Jad Adams

The Man Who Preceded Michael Grade

Storm Over Four: A Personal Account

By

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As its founding Chief Executive, Jeremy Isaacs was almost single-handedly responsible for the distinctive style of Channel 4 from the time it came into being in 1982. The new channel broke the lowbrow stereotype of lTV that all television ought to be family viewing. This attitude persisted not because of an endearing regard for the family as an institution but because television at the level of the lowest common denominator attracted large audiences for the commercials which are what commercial television is all about. Isaacs writes: ‘High millions mattered; low millions hardly counted; hundreds of thousands counted not at all.’ Channel 4 was to provide programmes for the neglected hundreds of thousands. ‘We would be a channel for the choosy viewer, selecting a particular chocolate from the box, leaving the rest to others.’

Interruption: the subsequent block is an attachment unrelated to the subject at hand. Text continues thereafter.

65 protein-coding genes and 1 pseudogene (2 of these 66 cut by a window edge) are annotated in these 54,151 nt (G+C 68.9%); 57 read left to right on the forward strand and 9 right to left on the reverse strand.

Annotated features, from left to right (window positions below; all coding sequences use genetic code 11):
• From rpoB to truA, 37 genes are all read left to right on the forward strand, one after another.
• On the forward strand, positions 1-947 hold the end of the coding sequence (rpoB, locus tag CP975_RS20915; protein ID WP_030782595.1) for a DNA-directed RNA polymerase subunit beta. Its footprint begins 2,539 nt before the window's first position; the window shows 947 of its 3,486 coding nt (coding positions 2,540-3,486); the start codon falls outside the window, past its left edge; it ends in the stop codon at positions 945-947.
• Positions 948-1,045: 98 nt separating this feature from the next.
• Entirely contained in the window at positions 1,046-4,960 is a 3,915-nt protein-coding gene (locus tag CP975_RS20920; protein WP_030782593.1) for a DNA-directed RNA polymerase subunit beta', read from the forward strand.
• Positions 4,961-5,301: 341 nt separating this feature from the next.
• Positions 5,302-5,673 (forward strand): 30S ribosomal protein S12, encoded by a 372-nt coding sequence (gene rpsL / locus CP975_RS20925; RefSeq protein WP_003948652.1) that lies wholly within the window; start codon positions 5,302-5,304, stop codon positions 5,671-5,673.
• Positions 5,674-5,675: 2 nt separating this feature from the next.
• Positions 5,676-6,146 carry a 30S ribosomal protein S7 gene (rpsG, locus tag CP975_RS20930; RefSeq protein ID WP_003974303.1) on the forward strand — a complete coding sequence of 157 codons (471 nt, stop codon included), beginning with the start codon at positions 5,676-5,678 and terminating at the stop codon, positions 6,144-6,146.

The tabloids, used to commenting on a diet of Dusty Bin and Ena Sharples, found it dull and dubbed it Channel Snore. Then they heard that people in Channel 4 dramas used language in common use, and the same tabloids dubbed it Channel Swore. In one week a bleary-eyed writer on the Sun counted 173 swear words. Jeremy Isaacs could cope with this, he called it storm-over journalism as in ‘Storm Over IRA Film.’

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